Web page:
The BSE and SE collectors placed inside the vacuum sample collect their respective electrons and convert them into signals similar to the signals sent to television screens. These signals produce the final image.

BSEs come from deeper within the sample. The images they produce show up brighter or darker in specific, observable ways that equate to the presence of atomic numbers, and show compositional differences. This allows analysts to understand what elements the sample consists of. SEs come from the surface of the sample but are capable of being magnified further and processed into more detailed images. They help analysts see the surface topography of the sample in great detail.

What Are the Different Kinds of SEM Analysis?

There are several different forms of SEM analysis. Each uses the same basic principle, but the steps of the process and their specializations differ.

  • Conventional SEM places the sample into a high vacuum chamber and requires it to be specially coated before the analysis can be performed. Conventional SEM uses a tungsten filament in its electron light source and produces moderate magnifications of around 20,000 times.
  • Variable SEM (VPSEM) allows analysts to manually vary the pressure applied to the sample while it’s inside the high vacuum chamber. Unlike conventional SEM, variable SEM doesn’t require the sample to be specially coated before scanning. It can also be used to image wet and nonconductive samples. VPSEM instruments can produce moderately high magnifications of 50,000 times.
  • Field Emission SEM (FESEM) uses a field emission gun to generate a powerful electric field to pull electrons away from their atoms and generate high-resolution images. This form of SEM results in a brighter electron beam and smaller beam size than conventional SEM or VP SEM, which increases its useful range for magnification up to 500,000 times.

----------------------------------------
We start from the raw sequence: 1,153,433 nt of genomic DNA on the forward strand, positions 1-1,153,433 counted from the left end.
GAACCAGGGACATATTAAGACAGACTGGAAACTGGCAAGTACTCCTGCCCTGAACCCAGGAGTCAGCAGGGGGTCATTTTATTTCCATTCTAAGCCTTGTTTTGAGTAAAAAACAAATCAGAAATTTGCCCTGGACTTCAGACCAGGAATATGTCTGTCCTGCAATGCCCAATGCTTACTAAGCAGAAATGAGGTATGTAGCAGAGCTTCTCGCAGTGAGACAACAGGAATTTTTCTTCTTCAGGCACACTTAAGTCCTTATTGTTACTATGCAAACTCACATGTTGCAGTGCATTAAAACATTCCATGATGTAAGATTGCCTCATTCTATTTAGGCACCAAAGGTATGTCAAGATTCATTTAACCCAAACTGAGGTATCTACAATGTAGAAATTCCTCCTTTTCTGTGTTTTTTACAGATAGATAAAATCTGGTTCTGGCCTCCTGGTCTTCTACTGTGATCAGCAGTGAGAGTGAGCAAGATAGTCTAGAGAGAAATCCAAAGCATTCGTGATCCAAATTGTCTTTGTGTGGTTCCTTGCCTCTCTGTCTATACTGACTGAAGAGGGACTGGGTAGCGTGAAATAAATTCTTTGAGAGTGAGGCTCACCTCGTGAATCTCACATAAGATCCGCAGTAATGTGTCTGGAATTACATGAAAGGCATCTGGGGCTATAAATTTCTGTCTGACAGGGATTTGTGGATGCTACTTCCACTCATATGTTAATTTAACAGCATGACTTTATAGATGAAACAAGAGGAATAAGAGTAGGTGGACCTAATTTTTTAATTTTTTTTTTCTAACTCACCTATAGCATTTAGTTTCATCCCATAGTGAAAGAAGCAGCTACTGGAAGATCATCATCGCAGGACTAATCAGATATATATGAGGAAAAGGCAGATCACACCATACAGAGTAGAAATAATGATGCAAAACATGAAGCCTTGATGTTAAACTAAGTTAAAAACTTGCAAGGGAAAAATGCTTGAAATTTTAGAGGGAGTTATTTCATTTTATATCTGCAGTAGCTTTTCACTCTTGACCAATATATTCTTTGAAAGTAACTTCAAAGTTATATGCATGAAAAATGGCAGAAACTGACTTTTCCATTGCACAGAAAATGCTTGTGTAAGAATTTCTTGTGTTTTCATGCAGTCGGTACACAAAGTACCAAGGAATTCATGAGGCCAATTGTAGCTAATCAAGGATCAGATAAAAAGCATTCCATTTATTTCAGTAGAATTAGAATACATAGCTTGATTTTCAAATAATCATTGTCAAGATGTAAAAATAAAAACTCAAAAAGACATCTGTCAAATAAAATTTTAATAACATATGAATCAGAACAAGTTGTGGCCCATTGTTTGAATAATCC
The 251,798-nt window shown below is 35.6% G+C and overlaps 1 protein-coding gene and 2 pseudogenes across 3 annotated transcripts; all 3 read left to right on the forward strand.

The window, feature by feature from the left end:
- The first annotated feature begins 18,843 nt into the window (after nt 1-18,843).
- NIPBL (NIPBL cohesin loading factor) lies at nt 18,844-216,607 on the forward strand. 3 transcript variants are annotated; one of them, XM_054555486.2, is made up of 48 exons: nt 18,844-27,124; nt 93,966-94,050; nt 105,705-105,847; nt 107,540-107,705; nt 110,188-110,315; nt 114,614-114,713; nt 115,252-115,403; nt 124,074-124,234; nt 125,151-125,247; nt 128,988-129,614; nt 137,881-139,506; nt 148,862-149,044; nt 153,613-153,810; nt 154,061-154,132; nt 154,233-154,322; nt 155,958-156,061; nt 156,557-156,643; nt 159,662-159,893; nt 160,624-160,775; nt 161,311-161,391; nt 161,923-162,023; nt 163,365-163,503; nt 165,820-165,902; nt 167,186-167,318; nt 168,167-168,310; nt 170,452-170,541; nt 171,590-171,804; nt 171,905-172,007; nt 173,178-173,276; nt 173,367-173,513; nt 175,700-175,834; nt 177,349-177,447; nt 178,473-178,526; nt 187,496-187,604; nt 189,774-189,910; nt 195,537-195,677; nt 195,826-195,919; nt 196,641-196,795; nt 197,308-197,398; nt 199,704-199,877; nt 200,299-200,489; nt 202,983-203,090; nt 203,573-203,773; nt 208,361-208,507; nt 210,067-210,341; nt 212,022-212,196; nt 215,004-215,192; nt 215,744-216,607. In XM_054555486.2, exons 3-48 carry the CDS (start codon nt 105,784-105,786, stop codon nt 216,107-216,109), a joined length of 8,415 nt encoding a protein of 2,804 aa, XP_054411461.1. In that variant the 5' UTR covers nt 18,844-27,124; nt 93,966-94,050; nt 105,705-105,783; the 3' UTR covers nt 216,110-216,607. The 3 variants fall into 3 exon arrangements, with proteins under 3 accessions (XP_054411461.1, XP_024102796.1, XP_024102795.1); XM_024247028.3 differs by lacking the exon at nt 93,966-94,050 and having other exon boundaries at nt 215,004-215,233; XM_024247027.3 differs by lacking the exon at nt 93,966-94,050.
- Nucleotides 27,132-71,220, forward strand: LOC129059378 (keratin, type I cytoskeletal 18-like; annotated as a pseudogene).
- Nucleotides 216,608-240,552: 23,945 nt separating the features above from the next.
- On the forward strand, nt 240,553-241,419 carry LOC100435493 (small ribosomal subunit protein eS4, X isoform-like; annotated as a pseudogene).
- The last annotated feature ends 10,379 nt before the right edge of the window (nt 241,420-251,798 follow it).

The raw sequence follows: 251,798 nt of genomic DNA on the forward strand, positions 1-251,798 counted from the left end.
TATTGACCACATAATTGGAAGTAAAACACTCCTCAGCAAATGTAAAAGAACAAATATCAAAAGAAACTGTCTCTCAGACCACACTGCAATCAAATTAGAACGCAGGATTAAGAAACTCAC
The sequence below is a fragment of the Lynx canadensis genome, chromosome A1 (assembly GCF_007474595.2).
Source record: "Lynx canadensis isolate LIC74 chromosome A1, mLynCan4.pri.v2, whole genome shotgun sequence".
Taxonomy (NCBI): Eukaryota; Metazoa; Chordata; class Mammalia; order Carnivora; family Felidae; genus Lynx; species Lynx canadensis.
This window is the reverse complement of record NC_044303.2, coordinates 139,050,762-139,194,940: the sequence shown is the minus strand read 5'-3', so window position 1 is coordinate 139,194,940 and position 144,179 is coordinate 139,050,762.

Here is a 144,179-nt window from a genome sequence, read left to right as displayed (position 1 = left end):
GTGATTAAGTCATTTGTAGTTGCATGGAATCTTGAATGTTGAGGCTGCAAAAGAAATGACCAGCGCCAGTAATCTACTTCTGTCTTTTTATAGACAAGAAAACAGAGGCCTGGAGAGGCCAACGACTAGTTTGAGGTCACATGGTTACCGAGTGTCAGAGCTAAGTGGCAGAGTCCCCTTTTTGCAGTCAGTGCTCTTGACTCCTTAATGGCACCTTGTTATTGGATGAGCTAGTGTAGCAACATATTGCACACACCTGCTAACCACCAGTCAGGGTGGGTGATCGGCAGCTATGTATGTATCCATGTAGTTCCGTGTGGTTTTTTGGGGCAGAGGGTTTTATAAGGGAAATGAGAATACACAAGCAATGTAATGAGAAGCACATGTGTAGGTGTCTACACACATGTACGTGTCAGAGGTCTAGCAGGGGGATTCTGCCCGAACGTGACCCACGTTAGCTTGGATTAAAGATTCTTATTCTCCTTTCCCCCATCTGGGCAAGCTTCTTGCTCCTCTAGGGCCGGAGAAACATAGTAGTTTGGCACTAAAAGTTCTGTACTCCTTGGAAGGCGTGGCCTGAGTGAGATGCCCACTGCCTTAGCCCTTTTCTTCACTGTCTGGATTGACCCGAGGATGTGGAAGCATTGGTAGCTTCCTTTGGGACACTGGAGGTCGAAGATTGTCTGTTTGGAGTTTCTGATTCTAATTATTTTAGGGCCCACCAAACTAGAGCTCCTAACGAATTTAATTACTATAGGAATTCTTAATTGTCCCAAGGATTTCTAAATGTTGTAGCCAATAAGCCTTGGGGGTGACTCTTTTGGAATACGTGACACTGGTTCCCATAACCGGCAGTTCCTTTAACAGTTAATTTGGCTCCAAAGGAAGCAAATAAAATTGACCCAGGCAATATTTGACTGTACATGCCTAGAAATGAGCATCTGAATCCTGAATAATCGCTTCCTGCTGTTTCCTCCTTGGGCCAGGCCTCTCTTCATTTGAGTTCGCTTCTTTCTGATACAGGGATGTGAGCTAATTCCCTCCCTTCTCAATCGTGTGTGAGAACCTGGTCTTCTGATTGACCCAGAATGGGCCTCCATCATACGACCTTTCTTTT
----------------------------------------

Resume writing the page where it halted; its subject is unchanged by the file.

See a detailed comparison of the three types of SEM here. 

What is SEM Analysis Used For?

The high-resolution, detailed imagery SEM analysis provides is useful for a wide range of practical applications, including:

  • Local composition analysis: BSEs produced and recorded during SEM analysis help the SEM machine provide a mapping of the sample’s elemental composition.
  • Surface topography analysis: The SEs produced and recorded during SEM analysis provide a microscopically detailed mapping of the sample’s surface. This mapping is used for fractography analysis, in which experts closely examine fractures on a sample’s surface to determine their root cause. Fractography is highly useful for failure analysis in many industries.